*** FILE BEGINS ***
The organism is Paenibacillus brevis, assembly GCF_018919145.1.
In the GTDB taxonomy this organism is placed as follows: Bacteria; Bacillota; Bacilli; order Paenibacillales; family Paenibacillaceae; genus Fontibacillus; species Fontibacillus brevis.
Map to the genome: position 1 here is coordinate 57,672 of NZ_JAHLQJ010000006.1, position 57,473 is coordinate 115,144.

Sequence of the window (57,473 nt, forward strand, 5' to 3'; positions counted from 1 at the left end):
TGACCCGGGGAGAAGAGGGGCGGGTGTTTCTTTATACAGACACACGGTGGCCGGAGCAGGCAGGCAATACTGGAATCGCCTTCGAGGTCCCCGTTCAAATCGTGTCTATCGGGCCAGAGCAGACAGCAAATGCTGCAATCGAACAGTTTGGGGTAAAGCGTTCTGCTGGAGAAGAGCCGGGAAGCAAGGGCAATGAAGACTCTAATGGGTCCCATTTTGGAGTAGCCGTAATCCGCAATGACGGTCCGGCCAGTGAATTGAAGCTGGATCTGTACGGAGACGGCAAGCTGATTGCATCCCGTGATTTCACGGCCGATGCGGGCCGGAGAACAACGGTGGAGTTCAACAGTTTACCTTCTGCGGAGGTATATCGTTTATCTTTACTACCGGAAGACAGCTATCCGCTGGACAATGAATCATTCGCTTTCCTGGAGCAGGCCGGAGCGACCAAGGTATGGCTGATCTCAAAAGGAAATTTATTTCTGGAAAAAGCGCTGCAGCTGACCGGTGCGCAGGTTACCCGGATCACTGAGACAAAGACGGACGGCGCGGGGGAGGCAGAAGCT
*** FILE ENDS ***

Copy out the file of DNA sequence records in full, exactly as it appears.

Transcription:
The organism is Paenibacillus brevis, assembly GCF_018919145.1.
In the GTDB taxonomy this organism is placed as follows: Bacteria; Bacillota; Bacilli; order Paenibacillales; family Paenibacillaceae; genus Fontibacillus; species Fontibacillus brevis.
Map to the genome: position 1 here is coordinate 57,672 of NZ_JAHLQJ010000006.1, position 57,473 is coordinate 115,144.

Sequence of the window (57,473 nt, forward strand, 5' to 3'; positions counted from 1 at the left end):
TGACCCGGGGAGAAGAGGGGCGGGTGTTTCTTTATACAGACACACGGTGGCCGGAGCAGGCAGGCAATACTGGAATCGCCTTCGAGGTCCCCGTTCAAATCGTGTCTATCGGGCCAGAGCAGACAGCAAATGCTGCAATCGAACAGTTTGGGGTAAAGCGTTCTGCTGGAGAAGAGCCGGGAAGCAAGGGCAATGAAGACTCTAATGGGTCCCATTTTGGAGTAGCCGTAATCCGCAATGACGGTCCGGCCAGTGAATTGAAGCTGGATCTGTACGGAGACGGCAAGCTGATTGCATCCCGTGATTTCACGGCCGATGCGGGCCGGAGAACAACGGTGGAGTTCAACAGTTTACCTTCTGCGGAGGTATATCGTTTATCTTTACTACCGGAAGACAGCTATCCGCTGGACAATGAATCATTCGCTTTCCTGGAGCAGGCCGGAGCGACCAAGGTATGGCTGATCTCAAAAGGAAATTTATTTCTGGAAAAAGCGCTGCAGCTGACCGGTGCGCAGGTTACCCGGATCACTGAGACAAAGACGGACGGCGCGGGGGAGGCAGAAGCT